A guide to the mission, importance and history of a proactive business program that supports and encourages an inclusive supply chain.

What is Supplier Diversity?

Supplier diversity is a procurement practice used by large corporations, federal government entities and municipalities to incorporate businesses owned by groups historically left out of the supply chain. These groups include minorities, women, veterans, service-disabled veterans, LGBTQ individuals and people with disabilities. According to the Annual Business Survey from the United States Census Bureau, there are more than 2.1 million minority- and women-owned businesses that employ more than one worker. While this is a large sector of the economy, it does not always have equal access to the opportunities in the marketplace.

Companies with supplier diversity initiatives encourage buyers throughout the organization to include diverse suppliers in bidding opportunities because they bring innovation, agility and other advantages that benefit corporate bottom lines. These suppliers also improve their communities by providing jobs and training and driving investment.

Diverse businesses must be at least 51% owned by women, minorities, veterans or the disabled. While it is possible to win business from large corporations without being certified as a diverse supplier, certification provides many benefits.

Who are Diverse Suppliers?

Broadly speaking, a diverse supplier is a business that is at least 51% owned and operated by a one or more historically underserved individuals such as a person who is a minority/minorities, LGBTQ+, has a disability, veteran, or woman. To read more about what qualifies someone as a minority supplier, please click here.

Why Supplier Diversity is Important?

Supplier diversity is key to the advancement of true equality and inclusion. By maintaining diverse supply chains, corporations not only improve their own profitability but support the growth of the overall exonomy. In fact, US minority-owned businesses alone generate more than $400 billion in economic output and contribute $49 billion in revenue to local, state, and federal tax authorities yearly. This accounts for the creation and/or preservation of 2.2 million jobs a year*.

Why Certification as a Diverse Supplier is Important?

Certification, which is a process completed by certifying organizations, opens doors to opportunities by providing corporate buyers assurance that a business has been confirmed as owned by a member of a diverse group. Once certified, a business owner can take advantage of many programs and benefits ― including mentoring, networking, strategic pathways, access to capital and training ― often provided by the corporations themselves.

Corporations, however, do not offer a route to certification. There are several organizations that verify a business’s diverse status.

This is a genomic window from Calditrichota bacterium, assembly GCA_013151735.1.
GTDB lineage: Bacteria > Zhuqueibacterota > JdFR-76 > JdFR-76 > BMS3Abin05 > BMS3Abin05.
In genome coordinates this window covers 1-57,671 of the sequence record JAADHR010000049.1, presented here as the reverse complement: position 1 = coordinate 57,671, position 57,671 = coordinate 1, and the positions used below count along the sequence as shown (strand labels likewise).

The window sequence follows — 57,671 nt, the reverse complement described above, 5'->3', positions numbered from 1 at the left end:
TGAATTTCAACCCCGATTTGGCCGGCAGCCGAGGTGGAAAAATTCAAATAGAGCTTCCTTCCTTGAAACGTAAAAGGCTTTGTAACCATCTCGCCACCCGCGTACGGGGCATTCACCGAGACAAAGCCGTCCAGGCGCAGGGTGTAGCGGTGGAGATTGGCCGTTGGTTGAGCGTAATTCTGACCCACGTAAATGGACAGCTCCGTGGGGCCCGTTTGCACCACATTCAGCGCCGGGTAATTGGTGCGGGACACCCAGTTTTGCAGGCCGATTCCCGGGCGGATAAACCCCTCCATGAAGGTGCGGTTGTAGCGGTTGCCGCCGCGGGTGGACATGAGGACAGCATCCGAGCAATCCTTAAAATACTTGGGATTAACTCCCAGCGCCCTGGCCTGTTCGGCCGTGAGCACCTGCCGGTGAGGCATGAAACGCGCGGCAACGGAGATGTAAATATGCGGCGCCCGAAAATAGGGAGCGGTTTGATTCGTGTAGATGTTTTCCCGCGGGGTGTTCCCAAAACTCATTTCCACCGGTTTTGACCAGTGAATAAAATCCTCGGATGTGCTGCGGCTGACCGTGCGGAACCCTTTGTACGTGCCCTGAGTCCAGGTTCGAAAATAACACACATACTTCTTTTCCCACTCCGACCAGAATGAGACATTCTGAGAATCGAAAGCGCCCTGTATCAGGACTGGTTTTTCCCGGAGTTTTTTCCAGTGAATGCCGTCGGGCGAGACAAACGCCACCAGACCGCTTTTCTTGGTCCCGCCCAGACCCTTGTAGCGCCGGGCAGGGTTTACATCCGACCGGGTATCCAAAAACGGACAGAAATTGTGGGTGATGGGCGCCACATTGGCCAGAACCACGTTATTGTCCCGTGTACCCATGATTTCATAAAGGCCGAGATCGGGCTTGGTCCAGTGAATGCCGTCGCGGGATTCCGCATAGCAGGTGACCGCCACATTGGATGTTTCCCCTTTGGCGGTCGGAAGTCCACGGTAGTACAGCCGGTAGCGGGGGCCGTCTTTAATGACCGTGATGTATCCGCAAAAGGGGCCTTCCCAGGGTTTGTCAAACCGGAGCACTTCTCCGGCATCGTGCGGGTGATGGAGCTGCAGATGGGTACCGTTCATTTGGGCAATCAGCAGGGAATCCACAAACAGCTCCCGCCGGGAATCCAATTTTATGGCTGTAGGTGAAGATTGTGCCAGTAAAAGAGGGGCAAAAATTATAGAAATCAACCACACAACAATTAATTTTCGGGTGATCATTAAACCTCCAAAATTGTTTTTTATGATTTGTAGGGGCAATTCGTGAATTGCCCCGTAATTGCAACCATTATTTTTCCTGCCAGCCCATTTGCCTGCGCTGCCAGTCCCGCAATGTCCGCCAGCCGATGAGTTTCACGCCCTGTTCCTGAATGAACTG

Where Can I Start the Certification Process?

Several organizations were created out of a need to level the playing field for businesses too often left out of the procurement process. They provide certification to qualifying businesses that provide required documentation and fees, which differ with each group.

  • Disability:IN certifies business enterprise owned by disabled individuals.
  • National LGBT Chamber of Commerce is the exclusive third-party group that verifies businesses are majority-owned by lesbian, gay, bisexual and/or transgender individuals.
  • National Minority Supplier Development Council offers its services to Black, Hispanic, Asian and Native American suppliers. In addition, certification is offered through 23 NMSDC Regional Affiliates.
  • National Veteran-Owned Business Administration is the nationally recognized organization for the certification of veteran-owned businesses, including service-disabled veteran-owned businesses.
  • Women's Business Enterprise National Council is the largest certifier of women-owned businesses in the United States.

  • How did supplier diversity become a business initiative?

    The origins of supplier diversity go back to the 1950s and 1960s when the civil rights movement called for an end to the struggle for justice and equality for African Americans. Those protests ultimately paved the way for many groups to participate in the marketplace.



    • Neither of the Acts established in the 1950s required that small businesses be owned by a member of a minority group. That directive was authorized by the Civil Rights Act of 1964, which called for an end of discrimination that gave greater opportunities to majority-owned companies.
    • Another boost to antidiscrimination initiatives came in 1969 when the Office of Minority Business Enterprise was established. Two years later, the scope of the OMBE was expanded to provide grants so that business groups could provide technical and operational guidance to diverse suppliers.
      • 1970s

      • The OMBE expansion gave rise to the founding of the National Minority Purchasing Council, now known as the National Minority Supplier Development Council, in 1972. The group has a vast network that supports and facilitates minority-owned businesses into corporate- and public-sector supply chains.
      • The Small Business Act of 1978 redefined minority firms as socially and economically disadvantaged small businesses and required federal agencies to establish contracting goals for major federal contracts. The act also established the Office of Small and Disadvantaged Business Utilization to heighten awareness among small and diverse businesses of federal contracting opportunities available within the federal government.
      • In 1979, the United States Hispanic Chamber of Commerce to promote the economic growth of Hispanic-owned businesses.